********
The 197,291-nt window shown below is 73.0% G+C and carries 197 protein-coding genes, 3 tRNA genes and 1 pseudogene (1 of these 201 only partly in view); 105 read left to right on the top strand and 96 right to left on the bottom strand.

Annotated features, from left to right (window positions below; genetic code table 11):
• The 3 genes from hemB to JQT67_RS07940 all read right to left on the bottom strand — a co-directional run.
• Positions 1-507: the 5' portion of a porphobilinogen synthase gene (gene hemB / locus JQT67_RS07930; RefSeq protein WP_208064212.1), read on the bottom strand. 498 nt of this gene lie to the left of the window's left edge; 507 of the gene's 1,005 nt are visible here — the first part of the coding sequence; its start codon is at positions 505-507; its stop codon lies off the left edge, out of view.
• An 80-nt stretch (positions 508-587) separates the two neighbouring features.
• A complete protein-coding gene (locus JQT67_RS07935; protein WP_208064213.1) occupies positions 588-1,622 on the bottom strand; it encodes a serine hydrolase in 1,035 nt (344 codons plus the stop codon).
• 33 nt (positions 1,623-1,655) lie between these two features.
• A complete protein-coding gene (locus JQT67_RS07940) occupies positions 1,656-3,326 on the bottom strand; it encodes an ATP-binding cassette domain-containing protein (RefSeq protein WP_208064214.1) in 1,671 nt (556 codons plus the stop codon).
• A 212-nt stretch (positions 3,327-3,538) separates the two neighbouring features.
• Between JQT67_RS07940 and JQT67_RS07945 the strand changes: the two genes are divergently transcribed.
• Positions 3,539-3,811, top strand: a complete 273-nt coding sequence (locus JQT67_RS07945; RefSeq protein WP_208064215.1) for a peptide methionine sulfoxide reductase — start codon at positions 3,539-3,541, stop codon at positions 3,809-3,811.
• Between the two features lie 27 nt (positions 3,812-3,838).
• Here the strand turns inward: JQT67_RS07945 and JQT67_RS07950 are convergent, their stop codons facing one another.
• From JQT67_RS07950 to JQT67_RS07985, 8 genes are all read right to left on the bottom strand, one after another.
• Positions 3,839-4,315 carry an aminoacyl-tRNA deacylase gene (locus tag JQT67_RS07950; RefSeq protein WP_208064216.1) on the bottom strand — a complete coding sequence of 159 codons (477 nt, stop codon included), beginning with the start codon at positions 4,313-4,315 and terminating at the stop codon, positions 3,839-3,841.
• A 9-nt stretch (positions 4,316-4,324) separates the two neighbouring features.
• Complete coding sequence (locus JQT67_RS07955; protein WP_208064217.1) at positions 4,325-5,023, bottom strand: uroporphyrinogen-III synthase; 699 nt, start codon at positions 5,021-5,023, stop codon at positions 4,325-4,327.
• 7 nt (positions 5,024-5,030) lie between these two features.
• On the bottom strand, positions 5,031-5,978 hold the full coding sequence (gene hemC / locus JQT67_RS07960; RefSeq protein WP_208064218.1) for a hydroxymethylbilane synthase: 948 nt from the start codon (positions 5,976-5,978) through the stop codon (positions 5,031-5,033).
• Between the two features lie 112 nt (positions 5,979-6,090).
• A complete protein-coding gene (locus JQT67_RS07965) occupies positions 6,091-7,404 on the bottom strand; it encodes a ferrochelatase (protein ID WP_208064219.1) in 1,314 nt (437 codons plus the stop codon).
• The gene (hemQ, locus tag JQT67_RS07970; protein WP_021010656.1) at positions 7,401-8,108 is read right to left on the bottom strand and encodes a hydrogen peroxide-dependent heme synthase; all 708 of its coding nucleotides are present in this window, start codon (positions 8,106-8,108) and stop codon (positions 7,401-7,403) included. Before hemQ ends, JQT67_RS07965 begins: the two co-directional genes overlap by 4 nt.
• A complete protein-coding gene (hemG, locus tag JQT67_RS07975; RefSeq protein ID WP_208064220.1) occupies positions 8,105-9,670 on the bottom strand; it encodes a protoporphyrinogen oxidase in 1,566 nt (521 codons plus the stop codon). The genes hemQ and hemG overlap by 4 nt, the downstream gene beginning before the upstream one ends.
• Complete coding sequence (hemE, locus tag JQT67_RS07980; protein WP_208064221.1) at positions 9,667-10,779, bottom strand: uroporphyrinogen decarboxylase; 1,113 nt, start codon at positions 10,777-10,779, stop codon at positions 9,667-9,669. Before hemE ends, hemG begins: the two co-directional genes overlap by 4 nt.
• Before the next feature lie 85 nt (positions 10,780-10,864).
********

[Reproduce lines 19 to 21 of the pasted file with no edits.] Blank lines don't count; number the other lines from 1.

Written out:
• On the bottom strand, positions 5,031-5,978 hold the full coding sequence (gene hemC / locus JQT67_RS07960; RefSeq protein WP_208064218.1) for a hydroxymethylbilane synthase: 948 nt from the start codon (positions 5,976-5,978) through the stop codon (positions 5,031-5,033).
• Between the two features lie 112 nt (positions 5,979-6,090).
• A complete protein-coding gene (locus JQT67_RS07965) occupies positions 6,091-7,404 on the bottom strand; it encodes a ferrochelatase (protein ID WP_208064219.1) in 1,314 nt (437 codons plus the stop codon).